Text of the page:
The Russian Parliament has amended the law on military service, state media reported

Ukrainian Foreign Minister Dmytro Kuleba spoke with United Nations Ambassador Linda Thomas-Greenfield before the start of the meeting in New York on Tuesday. (Seth Wenig/AP)

Ukrainian Foreign Minister Dmytro Kuleba is focusing on the spillover effects of Ukraine’s war on the energy and food crises in meetings with counterparts on the sidelines of the United Nations General Assembly, according to UN diplomats familiar with the matter.

Kuleba is doing it with a specific goal: to try to maintain solidarity between the nations that support Ukraine, recognizing the impact the war is having on their country, diplomats said.

While the devastation in Ukraine is dire, Ukrainian government officials believe that highlighting how the war has had an impact beyond Ukraine’s borders will likely encourage continued support for Ukraine in the face of Russian aggression.

The food crisis is a central spillover effect being felt globally, and Ukrainians are pushing to maintain and extend the current grain deal, diplomats said.

Kuleba also plans to privately embarrass the leaders of countries that are getting cheap oil from Russia, saying they are profiting from Ukraine’s victimization, one diplomat said.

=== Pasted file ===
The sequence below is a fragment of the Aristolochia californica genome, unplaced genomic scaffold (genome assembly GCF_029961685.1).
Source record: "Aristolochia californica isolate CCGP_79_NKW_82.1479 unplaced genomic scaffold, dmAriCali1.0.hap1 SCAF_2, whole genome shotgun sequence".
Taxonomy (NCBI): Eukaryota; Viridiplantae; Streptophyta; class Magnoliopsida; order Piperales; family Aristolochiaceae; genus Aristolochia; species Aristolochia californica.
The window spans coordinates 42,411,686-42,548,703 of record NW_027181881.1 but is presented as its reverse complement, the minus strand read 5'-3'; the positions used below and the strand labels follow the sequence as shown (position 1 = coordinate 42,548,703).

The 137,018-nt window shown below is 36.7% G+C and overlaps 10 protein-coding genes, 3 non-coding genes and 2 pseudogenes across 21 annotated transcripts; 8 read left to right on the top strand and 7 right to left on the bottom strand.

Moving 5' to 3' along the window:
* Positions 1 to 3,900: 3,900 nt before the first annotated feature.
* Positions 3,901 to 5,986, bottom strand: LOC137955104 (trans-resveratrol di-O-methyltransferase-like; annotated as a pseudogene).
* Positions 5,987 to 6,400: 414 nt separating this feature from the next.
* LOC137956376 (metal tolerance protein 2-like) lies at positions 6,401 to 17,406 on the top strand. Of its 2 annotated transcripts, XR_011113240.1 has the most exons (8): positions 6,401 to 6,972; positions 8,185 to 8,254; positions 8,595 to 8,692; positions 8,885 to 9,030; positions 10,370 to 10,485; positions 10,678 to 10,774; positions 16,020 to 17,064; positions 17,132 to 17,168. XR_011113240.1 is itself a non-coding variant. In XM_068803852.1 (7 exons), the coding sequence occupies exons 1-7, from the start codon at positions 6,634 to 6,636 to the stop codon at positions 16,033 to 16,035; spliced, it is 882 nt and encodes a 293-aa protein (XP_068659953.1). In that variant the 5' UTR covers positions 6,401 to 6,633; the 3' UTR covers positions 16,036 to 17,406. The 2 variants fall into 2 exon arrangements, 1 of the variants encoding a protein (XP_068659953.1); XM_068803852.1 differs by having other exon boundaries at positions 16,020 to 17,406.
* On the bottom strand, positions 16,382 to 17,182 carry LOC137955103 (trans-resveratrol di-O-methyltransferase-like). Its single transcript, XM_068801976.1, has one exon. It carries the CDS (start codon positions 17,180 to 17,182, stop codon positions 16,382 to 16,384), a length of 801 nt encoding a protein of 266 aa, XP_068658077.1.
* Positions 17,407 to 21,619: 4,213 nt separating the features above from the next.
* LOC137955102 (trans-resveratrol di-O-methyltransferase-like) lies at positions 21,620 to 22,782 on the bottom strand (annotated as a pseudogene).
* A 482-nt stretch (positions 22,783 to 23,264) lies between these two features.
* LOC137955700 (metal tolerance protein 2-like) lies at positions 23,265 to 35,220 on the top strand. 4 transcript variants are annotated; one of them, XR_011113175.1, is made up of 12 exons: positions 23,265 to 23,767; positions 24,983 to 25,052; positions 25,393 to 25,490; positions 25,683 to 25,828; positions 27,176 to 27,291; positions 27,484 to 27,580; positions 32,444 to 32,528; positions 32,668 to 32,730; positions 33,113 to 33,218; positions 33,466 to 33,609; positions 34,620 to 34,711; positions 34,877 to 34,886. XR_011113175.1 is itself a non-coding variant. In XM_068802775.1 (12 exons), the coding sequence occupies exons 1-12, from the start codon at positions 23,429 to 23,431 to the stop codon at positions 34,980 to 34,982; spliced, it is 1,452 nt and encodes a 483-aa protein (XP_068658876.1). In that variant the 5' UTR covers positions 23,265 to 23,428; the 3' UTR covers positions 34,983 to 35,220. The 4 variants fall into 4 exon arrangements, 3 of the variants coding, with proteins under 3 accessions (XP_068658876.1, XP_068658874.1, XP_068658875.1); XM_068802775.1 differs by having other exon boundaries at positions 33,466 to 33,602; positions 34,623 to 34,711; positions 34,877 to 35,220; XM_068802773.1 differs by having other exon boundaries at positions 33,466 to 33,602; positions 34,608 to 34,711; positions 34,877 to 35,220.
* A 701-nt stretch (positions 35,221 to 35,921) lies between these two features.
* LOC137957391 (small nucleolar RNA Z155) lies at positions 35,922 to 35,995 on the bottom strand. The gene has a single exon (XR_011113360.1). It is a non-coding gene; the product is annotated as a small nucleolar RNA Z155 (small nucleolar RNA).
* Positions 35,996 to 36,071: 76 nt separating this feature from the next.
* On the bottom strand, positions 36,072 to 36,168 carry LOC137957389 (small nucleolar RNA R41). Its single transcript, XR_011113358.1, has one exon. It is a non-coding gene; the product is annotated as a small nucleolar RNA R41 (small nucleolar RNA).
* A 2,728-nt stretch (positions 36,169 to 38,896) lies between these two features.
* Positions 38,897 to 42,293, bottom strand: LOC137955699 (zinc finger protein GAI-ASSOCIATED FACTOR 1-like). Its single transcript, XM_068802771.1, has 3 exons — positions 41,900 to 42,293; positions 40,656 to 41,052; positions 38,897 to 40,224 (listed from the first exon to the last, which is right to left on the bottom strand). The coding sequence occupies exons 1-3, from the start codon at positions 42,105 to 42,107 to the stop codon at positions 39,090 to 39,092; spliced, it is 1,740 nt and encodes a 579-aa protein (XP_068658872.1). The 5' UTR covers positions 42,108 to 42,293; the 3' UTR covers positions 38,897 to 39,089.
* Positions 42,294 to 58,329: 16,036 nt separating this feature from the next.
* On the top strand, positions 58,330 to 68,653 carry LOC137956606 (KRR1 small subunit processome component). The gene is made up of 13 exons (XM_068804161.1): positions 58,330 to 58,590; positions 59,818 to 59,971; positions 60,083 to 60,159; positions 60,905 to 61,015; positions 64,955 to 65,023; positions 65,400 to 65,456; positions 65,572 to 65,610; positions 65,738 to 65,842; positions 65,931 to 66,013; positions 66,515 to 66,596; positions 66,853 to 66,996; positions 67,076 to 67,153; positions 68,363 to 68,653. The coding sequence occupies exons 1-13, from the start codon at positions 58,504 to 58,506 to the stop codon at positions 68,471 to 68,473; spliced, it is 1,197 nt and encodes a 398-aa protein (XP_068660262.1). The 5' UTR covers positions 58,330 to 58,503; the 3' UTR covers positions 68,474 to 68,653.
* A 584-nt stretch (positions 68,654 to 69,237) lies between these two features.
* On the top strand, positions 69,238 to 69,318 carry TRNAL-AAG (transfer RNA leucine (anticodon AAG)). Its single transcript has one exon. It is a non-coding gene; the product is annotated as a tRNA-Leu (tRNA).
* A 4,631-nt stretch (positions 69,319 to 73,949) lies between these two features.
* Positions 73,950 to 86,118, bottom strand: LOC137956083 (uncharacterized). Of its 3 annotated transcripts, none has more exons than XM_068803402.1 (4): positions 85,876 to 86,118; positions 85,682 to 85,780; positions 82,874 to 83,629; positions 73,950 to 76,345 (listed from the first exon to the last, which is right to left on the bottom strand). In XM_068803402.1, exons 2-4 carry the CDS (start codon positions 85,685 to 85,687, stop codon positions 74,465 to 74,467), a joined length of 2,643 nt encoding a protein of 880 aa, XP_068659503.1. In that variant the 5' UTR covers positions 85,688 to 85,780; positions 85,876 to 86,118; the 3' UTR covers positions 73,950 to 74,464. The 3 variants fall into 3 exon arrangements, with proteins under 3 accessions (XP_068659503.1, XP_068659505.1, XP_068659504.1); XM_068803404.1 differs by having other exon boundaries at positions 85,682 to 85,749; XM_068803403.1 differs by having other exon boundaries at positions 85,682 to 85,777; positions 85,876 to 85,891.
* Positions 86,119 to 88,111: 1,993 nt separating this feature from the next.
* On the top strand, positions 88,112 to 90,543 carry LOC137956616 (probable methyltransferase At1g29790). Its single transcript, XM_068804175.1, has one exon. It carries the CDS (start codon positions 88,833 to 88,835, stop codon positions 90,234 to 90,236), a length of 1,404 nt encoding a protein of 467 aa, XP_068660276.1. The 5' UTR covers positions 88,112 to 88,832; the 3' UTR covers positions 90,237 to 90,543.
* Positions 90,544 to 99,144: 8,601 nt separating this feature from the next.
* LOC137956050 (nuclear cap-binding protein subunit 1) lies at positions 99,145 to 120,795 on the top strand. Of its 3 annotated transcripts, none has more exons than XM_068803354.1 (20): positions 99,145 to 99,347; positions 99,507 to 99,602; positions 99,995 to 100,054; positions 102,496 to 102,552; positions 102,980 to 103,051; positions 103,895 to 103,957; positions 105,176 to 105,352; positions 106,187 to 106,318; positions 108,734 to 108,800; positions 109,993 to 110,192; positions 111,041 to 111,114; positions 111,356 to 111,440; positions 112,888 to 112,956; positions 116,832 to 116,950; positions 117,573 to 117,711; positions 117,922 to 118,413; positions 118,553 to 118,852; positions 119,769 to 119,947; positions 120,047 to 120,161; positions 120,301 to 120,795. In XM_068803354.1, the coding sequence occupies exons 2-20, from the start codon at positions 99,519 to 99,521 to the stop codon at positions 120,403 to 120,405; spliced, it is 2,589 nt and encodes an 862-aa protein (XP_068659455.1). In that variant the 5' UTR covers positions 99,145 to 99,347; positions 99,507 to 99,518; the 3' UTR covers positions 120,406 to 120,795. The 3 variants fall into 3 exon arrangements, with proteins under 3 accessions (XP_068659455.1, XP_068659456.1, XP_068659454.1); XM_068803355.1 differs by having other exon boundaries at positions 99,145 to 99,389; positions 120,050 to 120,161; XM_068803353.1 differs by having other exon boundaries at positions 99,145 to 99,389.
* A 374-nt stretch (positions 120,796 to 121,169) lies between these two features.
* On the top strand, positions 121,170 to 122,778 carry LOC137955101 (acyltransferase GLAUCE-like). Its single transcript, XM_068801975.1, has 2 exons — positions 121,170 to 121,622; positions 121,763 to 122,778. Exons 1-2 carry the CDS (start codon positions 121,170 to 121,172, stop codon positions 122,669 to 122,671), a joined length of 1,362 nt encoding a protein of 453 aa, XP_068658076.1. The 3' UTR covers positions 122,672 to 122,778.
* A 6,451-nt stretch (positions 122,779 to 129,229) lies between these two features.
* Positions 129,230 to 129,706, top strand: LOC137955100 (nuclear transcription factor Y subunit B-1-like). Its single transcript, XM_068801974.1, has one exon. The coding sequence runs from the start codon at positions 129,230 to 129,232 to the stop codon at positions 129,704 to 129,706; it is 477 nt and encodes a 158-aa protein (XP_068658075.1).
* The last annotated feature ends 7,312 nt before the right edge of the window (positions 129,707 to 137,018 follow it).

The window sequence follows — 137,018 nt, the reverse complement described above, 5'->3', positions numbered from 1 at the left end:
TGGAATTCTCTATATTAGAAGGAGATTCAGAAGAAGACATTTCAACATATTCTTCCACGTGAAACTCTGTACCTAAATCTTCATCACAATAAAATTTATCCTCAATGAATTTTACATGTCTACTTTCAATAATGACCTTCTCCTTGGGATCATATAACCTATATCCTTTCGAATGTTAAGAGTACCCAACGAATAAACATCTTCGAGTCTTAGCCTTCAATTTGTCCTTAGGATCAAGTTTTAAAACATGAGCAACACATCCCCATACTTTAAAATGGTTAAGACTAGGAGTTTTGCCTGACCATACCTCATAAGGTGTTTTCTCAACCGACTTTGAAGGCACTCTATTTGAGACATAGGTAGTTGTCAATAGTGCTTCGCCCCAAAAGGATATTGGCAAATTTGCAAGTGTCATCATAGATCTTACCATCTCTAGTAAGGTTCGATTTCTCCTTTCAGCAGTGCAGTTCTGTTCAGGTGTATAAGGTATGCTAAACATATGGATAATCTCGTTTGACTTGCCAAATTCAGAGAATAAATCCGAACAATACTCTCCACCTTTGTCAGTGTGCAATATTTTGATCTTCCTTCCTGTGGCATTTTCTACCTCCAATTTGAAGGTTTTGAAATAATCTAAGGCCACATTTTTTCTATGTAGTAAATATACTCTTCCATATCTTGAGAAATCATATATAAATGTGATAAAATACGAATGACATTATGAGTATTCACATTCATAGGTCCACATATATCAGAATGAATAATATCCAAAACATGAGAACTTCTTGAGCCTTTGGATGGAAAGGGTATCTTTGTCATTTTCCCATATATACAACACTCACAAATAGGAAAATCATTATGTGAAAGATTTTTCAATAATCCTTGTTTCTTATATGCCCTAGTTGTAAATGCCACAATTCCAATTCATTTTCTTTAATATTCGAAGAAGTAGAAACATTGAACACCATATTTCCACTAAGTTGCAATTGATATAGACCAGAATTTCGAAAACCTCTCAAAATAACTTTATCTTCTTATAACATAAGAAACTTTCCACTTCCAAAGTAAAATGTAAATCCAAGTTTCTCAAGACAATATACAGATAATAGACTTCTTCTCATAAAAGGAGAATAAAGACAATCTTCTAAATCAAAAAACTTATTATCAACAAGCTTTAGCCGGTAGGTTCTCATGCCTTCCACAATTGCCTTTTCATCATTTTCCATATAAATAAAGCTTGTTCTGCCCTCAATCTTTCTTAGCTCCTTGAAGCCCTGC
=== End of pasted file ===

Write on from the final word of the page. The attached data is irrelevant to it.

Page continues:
Meanwhile, U.S. and European officials feel confident they will push for continued aid to Ukraine this week, U.S. and European officials said.

There are a number of factors that influence this expectation. First, Ukraine’s gains on the battlefield have put the wind at their backs, as it would not be good for countries to back away from aid to Ukraine while they are succeeding. Second, comments from Chinese President Xi Jinping and Indian President Narendra Modi last week provide more impetus to hold the line on aid to Ukraine, officials said.

Some background: Last week, Modi told Putin that “now is not the time for war” – a stark rebuke from a leader who has remained silent on the conflict that has raged for more than six months.

In a meeting with the Chinese leader on Thursday, Putin acknowledged Xi’s “questions and concerns” about the war.